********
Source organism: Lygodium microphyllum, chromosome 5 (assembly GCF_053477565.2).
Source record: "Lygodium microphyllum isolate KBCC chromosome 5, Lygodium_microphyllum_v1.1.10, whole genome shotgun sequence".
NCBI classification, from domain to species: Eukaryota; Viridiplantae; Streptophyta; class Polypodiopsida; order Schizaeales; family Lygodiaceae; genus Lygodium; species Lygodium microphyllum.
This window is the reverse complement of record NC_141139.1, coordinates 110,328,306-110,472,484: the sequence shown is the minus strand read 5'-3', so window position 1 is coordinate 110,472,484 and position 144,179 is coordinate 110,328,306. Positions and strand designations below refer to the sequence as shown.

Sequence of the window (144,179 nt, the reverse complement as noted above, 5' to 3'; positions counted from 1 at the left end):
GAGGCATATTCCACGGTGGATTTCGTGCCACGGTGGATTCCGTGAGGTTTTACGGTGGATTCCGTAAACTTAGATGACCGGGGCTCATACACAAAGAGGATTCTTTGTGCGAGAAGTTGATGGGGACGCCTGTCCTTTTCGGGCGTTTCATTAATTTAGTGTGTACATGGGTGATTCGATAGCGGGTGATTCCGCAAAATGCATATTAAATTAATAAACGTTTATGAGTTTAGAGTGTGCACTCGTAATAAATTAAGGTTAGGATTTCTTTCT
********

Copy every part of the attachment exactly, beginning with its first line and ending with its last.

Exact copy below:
Source organism: Lygodium microphyllum, chromosome 5 (assembly GCF_053477565.2).
Source record: "Lygodium microphyllum isolate KBCC chromosome 5, Lygodium_microphyllum_v1.1.10, whole genome shotgun sequence".
NCBI classification, from domain to species: Eukaryota; Viridiplantae; Streptophyta; class Polypodiopsida; order Schizaeales; family Lygodiaceae; genus Lygodium; species Lygodium microphyllum.
This window is the reverse complement of record NC_141139.1, coordinates 110,328,306-110,472,484: the sequence shown is the minus strand read 5'-3', so window position 1 is coordinate 110,472,484 and position 144,179 is coordinate 110,328,306. Positions and strand designations below refer to the sequence as shown.

Sequence of the window (144,179 nt, the reverse complement as noted above, 5' to 3'; positions counted from 1 at the left end):
GAGGCATATTCCACGGTGGATTTCGTGCCACGGTGGATTCCGTGAGGTTTTACGGTGGATTCCGTAAACTTAGATGACCGGGGCTCATACACAAAGAGGATTCTTTGTGCGAGAAGTTGATGGGGACGCCTGTCCTTTTCGGGCGTTTCATTAATTTAGTGTGTACATGGGTGATTCGATAGCGGGTGATTCCGCAAAATGCATATTAAATTAATAAACGTTTATGAGTTTAGAGTGTGCACTCGTAATAAATTAAGGTTAGGATTTCTTTCT